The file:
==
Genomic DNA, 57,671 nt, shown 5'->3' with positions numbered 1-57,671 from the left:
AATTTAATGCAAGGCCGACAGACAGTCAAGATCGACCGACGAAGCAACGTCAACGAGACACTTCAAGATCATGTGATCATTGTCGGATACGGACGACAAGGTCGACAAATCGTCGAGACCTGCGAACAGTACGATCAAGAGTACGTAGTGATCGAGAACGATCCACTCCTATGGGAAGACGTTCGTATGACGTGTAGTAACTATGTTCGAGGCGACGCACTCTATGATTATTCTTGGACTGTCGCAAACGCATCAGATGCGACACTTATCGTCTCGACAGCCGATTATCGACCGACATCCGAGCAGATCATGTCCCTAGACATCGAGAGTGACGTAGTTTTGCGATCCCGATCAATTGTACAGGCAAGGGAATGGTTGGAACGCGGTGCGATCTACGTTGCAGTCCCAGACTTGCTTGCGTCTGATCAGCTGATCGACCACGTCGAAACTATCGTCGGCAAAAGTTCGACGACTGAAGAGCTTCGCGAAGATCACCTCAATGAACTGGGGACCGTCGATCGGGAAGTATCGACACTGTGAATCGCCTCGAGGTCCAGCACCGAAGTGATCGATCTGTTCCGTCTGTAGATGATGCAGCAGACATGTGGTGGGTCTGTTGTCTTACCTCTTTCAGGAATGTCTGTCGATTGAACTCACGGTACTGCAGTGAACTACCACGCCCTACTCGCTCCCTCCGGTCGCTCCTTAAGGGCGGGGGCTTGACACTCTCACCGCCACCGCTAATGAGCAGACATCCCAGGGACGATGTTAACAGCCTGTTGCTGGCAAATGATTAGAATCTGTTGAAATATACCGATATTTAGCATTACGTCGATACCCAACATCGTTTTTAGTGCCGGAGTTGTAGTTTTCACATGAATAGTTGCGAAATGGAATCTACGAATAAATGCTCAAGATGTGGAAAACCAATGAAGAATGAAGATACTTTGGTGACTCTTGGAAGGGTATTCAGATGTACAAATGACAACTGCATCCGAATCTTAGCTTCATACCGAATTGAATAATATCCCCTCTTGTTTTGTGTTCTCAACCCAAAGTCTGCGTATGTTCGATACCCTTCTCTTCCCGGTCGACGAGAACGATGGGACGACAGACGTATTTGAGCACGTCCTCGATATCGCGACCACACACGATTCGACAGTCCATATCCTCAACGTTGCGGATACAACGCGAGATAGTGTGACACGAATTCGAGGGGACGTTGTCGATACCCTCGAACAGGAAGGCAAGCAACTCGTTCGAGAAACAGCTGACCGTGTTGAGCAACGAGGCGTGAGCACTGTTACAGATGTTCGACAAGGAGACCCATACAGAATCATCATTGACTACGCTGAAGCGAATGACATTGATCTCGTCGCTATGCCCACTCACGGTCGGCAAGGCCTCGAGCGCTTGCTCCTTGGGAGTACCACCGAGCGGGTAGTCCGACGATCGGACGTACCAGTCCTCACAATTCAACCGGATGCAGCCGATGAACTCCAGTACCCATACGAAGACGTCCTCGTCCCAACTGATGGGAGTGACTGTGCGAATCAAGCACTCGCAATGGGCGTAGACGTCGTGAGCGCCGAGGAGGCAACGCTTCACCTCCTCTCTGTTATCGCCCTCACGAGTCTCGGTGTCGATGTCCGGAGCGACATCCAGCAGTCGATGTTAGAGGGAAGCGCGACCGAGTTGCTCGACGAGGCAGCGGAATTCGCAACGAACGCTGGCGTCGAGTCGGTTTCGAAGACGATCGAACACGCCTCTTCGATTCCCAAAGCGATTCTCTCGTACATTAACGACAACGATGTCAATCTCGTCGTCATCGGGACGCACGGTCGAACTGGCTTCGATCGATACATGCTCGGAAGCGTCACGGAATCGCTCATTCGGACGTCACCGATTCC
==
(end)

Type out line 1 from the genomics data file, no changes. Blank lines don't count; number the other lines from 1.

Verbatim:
Genomic DNA, 57,671 nt, shown 5'->3' with positions numbered 1-57,671 from the left: